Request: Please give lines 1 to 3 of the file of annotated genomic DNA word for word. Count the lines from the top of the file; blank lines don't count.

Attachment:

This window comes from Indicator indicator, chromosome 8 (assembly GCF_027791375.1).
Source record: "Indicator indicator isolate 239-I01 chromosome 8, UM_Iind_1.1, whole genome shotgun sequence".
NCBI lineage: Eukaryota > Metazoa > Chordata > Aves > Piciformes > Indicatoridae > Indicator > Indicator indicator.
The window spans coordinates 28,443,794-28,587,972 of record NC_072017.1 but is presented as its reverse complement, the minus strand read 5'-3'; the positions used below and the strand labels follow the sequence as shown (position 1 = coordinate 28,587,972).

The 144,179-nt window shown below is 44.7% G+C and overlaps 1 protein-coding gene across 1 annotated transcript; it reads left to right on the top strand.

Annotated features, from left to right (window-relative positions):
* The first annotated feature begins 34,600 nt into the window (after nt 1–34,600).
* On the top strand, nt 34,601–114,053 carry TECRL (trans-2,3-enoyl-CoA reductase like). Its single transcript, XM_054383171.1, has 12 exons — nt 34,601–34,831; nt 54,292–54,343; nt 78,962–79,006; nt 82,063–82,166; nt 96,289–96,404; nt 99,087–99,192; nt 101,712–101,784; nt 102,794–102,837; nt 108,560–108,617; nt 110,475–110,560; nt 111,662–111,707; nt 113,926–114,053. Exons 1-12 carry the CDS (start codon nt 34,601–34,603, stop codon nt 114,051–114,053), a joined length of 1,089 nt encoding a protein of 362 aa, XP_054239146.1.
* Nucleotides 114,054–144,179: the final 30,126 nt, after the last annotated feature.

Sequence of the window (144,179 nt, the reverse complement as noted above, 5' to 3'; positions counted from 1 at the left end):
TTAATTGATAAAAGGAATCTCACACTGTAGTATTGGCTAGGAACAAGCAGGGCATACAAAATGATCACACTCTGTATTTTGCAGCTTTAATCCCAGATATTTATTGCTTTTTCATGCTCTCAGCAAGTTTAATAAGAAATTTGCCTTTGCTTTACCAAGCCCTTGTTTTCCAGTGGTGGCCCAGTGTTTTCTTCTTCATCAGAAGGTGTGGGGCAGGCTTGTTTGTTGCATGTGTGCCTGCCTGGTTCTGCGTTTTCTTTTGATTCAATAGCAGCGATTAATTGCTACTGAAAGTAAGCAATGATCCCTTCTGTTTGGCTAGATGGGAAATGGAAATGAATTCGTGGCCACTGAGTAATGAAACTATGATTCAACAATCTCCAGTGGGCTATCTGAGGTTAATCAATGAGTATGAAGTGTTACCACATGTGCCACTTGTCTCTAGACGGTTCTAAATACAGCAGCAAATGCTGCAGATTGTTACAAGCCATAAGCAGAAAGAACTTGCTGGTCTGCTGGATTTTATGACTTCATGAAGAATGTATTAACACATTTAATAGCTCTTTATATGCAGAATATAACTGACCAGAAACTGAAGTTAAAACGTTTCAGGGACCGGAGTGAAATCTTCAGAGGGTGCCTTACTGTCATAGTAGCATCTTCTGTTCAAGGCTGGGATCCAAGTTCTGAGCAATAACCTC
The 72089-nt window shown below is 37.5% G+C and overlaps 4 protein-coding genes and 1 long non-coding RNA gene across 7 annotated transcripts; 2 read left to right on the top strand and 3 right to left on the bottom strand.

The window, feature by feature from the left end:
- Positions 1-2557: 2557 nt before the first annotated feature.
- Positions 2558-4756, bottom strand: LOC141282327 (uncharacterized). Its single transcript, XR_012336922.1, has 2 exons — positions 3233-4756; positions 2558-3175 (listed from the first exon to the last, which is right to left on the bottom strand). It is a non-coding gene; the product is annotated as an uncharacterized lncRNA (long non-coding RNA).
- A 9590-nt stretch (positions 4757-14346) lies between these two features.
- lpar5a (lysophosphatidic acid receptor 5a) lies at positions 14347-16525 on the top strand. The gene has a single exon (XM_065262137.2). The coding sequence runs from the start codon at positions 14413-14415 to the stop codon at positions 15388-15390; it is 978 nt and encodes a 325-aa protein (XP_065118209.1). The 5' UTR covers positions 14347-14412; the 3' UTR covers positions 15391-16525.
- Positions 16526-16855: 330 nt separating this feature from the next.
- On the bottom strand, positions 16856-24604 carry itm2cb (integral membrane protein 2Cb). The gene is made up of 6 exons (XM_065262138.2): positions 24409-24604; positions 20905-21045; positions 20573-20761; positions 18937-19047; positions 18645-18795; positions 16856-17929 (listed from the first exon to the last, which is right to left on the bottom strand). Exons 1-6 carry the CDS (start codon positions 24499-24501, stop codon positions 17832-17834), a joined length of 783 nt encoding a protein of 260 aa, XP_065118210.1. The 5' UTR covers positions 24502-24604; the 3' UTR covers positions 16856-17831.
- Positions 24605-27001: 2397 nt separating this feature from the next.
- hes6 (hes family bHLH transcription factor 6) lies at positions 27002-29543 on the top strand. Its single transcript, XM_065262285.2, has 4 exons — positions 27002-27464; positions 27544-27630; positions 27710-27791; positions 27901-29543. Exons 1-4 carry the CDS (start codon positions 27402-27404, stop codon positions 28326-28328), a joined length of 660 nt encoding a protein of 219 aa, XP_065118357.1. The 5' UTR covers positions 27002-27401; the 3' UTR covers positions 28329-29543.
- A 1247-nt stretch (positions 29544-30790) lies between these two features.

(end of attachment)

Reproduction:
This window comes from Indicator indicator, chromosome 8 (assembly GCF_027791375.1).
Source record: "Indicator indicator isolate 239-I01 chromosome 8, UM_Iind_1.1, whole genome shotgun sequence".
NCBI lineage: Eukaryota > Metazoa > Chordata > Aves > Piciformes > Indicatoridae > Indicator > Indicator indicator.